Depression is a condition that prompts so many questions.
What is happening to me?
How can I cope?
How long will this last?
One deceptively difficult, but no less urgent question for many people who struggle is, “How will I know I’m better?”
As someone who has struggled with depression, I have lived through the challenges of trying to provide an intelligent answer to that question.
On its face, an answer should be easy. After all, if you’ve been in the depths of depression, it’s not difficult to tell if you’ve improved. The pain is less excruciating. You’re off the floor, able to get out of bed and take a shower; you’re more functional at work. If you’re in doubt, you can even score yourself on a depression questionnaire from Psych Central to discern improvement.
But when can you say that you’re “better”? The word better means so much more than just improved. For me, it meant that I was in possession of some vital sign that the nightmare may be ending, that I was getting back to normal, finally.
What does “better” mean?
From my perspective as both a psychologist and someone who has experienced depression — and been able to recover from it — it’s challenging to talk about “better” for three main reasons.
The first reason is that depression can last a long time, and during this time it strongly colors how we think and behave. Depression disturbs our points of reference for “better.” People who have a protracted struggle in depression can lose their memories of what normal is. After experiencing long periods of a sustained low mood, the very concept of a normal mood becomes alien.
When depression lasts years, people may have difficulty remembering times when they did not feel depressed. This was true for me. During my chronic depression, I remember losing touch with my non-depressed self. How could I say I was back to normal when I was not totally confident about how Jon “normally” thought or behaved?
The second reason this question is difficult is that we have not established a firm boundary where depression ends and normality begins. How much fatigue is normal for a person to have? How much concentration difficulty is normal? How long can a normal person work without flagging? When exactly do the feelings of clinical depression blend into to the everyday frustrations and disappointments that beset nearly every person on Earth? This is what Sigmund Freud called “everyday unhappiness.”
Not only does research fail to set a clear boundary where normality begins, our common language blurs this boundary, as the word depression is used indiscriminately both to refer to a profound clinical syndrome, and to our reactions to the most minor of slights and setbacks.
The third challenge to saying when you’re better from depression is that depression is so tightly bound to the changing circumstances of life. Depression may happen because of a major life transition (your spouse has died), or it may cause such a transition (you lose your job, or change careers). In my own case, by the time my depression had improved, I had a new career and had started a family. Each new role made powerful demands on my time and energy. When I felt inadequate as a psychologist or as a dad, I could never be quite sure if this was my depression lingering on, or my lack of mastery of the new roles.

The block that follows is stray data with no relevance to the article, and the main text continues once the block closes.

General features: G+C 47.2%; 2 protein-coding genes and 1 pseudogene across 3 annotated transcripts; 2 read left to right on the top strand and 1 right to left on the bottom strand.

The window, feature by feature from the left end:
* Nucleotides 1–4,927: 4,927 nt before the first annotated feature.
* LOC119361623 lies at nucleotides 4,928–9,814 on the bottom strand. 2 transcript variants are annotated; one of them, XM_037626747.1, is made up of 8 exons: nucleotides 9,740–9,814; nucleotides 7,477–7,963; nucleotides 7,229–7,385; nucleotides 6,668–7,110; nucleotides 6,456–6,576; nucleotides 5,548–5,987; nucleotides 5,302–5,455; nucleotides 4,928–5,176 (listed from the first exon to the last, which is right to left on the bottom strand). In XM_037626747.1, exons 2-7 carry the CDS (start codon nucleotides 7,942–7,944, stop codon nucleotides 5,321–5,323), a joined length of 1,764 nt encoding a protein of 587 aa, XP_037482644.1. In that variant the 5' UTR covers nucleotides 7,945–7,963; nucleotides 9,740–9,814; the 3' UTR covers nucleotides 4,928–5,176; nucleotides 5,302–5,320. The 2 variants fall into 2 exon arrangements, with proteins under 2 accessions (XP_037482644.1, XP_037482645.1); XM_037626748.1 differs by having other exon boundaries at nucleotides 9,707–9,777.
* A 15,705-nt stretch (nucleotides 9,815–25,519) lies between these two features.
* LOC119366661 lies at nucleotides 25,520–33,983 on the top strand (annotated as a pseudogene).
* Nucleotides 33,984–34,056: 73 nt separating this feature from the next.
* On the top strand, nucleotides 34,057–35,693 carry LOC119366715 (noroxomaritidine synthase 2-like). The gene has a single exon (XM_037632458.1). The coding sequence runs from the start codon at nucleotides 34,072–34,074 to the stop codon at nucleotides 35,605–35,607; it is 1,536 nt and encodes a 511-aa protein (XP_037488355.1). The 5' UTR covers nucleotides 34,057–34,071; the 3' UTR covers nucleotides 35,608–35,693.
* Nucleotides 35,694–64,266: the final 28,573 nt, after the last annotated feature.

Even when depression doesn’t change your circumstances outright, it can color your important relationships. For me, depression felt like a third person tagging along for the ride in my relationship with my then-girlfriend, Laura (who is now my wife). When I didn’t take the trash out, or didn’t feel like doing something fun on the weekend, Laura and I were never quite sure if this meant that I was still struggling with depression, or just that our relationship was struggling. It’s harder to score your recovery from depression when you can’t separate depression from other changes in your life.
Recognizing signs of improvement
So, “How do I know that I’m better?” is a tough question to answer definitively. But let’s also grant that people do get better, and that there are concrete signs this has occurred. So what are these signs? I offer an idiosyncratic list.
This list of fifteen signs is assembled from my own careful observations of my recovery process, and from speaking to many others who have become well after a struggle with depression:
- You catch yourself humming or singing.
- You aren’t annoyed by people who usually bother you.
- You erupt in spontaneous laughter.
- You briefly forget about the depression.
- You find yourself so immersed in an activity (a movie, a conversation) that you lose track of time for several hours.
- You have a desire to put on upbeat music — and listen to it.
- You notice a slight swagger in your step when you walk.
- You look at yourself in the mirror and feel OK about what you see.
- You are looking forward to exercise.
- You are thinking about sex, and are interested in being intimate.
- You start to be able to plan for the future, without feeling like this is an idle exercise.
- You feel a sense of calm in your mind.
- You want to go out with friends.
- You find pleasures in small things, like the smell of blooming flowers or a good cup of coffee.
- You notice that you are talking more and more, and at a louder volume.
If you’re still curious about whether your depression is improving, you might try keeping a symptom journal or talking with your healthcare provider about ways to chart (and encourage) your personal progress.
Keep in mind that the list above is in no way definitive, but just a collection of signs from people who have been there and come out the other side. If you want more first hand-stories about the depression recovery process, read The Recovery Letters, written by people who have recovered from depression and those who are still struggling.
DEPR-US-NP-00029 JULY 2018